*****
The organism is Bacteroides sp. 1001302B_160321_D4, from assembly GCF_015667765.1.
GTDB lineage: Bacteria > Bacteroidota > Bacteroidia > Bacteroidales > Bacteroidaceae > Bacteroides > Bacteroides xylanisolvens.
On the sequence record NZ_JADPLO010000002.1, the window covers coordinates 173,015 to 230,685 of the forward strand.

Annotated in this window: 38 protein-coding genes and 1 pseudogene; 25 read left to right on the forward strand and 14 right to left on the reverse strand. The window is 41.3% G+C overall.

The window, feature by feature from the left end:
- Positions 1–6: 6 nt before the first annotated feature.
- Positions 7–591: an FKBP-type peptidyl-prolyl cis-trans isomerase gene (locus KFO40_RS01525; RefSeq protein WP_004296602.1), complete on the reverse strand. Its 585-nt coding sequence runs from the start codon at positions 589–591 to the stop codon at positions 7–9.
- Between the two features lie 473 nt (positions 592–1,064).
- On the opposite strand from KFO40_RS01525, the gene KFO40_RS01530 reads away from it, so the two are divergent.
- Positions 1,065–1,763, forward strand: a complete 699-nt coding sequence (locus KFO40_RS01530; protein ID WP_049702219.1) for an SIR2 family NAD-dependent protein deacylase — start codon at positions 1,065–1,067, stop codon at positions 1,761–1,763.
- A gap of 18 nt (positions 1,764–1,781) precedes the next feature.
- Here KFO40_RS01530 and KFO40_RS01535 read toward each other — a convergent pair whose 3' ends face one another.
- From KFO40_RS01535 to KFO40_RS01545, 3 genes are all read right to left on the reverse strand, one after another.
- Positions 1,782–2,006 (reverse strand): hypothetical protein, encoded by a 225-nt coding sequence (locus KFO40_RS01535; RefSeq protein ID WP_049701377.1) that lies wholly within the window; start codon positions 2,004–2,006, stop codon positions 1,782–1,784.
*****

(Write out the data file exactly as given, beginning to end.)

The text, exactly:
The organism is Bacteroides sp. 1001302B_160321_D4, from assembly GCF_015667765.1.
GTDB lineage: Bacteria > Bacteroidota > Bacteroidia > Bacteroidales > Bacteroidaceae > Bacteroides > Bacteroides xylanisolvens.
On the sequence record NZ_JADPLO010000002.1, the window covers coordinates 173,015 to 230,685 of the forward strand.

Annotated in this window: 38 protein-coding genes and 1 pseudogene; 25 read left to right on the forward strand and 14 right to left on the reverse strand. The window is 41.3% G+C overall.

The window, feature by feature from the left end:
- Positions 1–6: 6 nt before the first annotated feature.
- Positions 7–591: an FKBP-type peptidyl-prolyl cis-trans isomerase gene (locus KFO40_RS01525; RefSeq protein WP_004296602.1), complete on the reverse strand. Its 585-nt coding sequence runs from the start codon at positions 589–591 to the stop codon at positions 7–9.
- Between the two features lie 473 nt (positions 592–1,064).
- On the opposite strand from KFO40_RS01525, the gene KFO40_RS01530 reads away from it, so the two are divergent.
- Positions 1,065–1,763, forward strand: a complete 699-nt coding sequence (locus KFO40_RS01530; protein ID WP_049702219.1) for an SIR2 family NAD-dependent protein deacylase — start codon at positions 1,065–1,067, stop codon at positions 1,761–1,763.
- A gap of 18 nt (positions 1,764–1,781) precedes the next feature.
- Here KFO40_RS01530 and KFO40_RS01535 read toward each other — a convergent pair whose 3' ends face one another.
- From KFO40_RS01535 to KFO40_RS01545, 3 genes are all read right to left on the reverse strand, one after another.
- Positions 1,782–2,006 (reverse strand): hypothetical protein, encoded by a 225-nt coding sequence (locus KFO40_RS01535; RefSeq protein ID WP_049701377.1) that lies wholly within the window; start codon positions 2,004–2,006, stop codon positions 1,782–1,784.